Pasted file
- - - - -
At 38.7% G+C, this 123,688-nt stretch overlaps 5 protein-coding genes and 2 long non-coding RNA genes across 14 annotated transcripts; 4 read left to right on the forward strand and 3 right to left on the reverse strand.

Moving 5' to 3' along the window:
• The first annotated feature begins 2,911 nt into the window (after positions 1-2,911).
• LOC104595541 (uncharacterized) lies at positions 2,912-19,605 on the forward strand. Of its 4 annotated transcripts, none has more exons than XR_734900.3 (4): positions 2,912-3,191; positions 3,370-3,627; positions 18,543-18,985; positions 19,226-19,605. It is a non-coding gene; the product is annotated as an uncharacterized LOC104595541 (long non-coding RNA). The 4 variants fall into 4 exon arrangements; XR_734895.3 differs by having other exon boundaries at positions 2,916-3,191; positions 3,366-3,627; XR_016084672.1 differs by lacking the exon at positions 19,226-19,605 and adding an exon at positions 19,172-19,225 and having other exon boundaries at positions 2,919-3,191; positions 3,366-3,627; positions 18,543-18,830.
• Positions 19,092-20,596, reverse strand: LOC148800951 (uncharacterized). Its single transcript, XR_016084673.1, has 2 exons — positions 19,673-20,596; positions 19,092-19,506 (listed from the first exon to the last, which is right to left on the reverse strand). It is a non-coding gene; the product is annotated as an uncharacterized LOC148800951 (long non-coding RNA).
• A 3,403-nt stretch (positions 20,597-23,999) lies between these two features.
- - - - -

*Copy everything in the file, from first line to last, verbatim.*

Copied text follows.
At 38.7% G+C, this 123,688-nt stretch overlaps 5 protein-coding genes and 2 long non-coding RNA genes across 14 annotated transcripts; 4 read left to right on the forward strand and 3 right to left on the reverse strand.

Moving 5' to 3' along the window:
• The first annotated feature begins 2,911 nt into the window (after positions 1-2,911).
• LOC104595541 (uncharacterized) lies at positions 2,912-19,605 on the forward strand. Of its 4 annotated transcripts, none has more exons than XR_734900.3 (4): positions 2,912-3,191; positions 3,370-3,627; positions 18,543-18,985; positions 19,226-19,605. It is a non-coding gene; the product is annotated as an uncharacterized LOC104595541 (long non-coding RNA). The 4 variants fall into 4 exon arrangements; XR_734895.3 differs by having other exon boundaries at positions 2,916-3,191; positions 3,366-3,627; XR_016084672.1 differs by lacking the exon at positions 19,226-19,605 and adding an exon at positions 19,172-19,225 and having other exon boundaries at positions 2,919-3,191; positions 3,366-3,627; positions 18,543-18,830.
• Positions 19,092-20,596, reverse strand: LOC148800951 (uncharacterized). Its single transcript, XR_016084673.1, has 2 exons — positions 19,673-20,596; positions 19,092-19,506 (listed from the first exon to the last, which is right to left on the reverse strand). It is a non-coding gene; the product is annotated as an uncharacterized LOC148800951 (long non-coding RNA).
• A 3,403-nt stretch (positions 20,597-23,999) lies between these two features.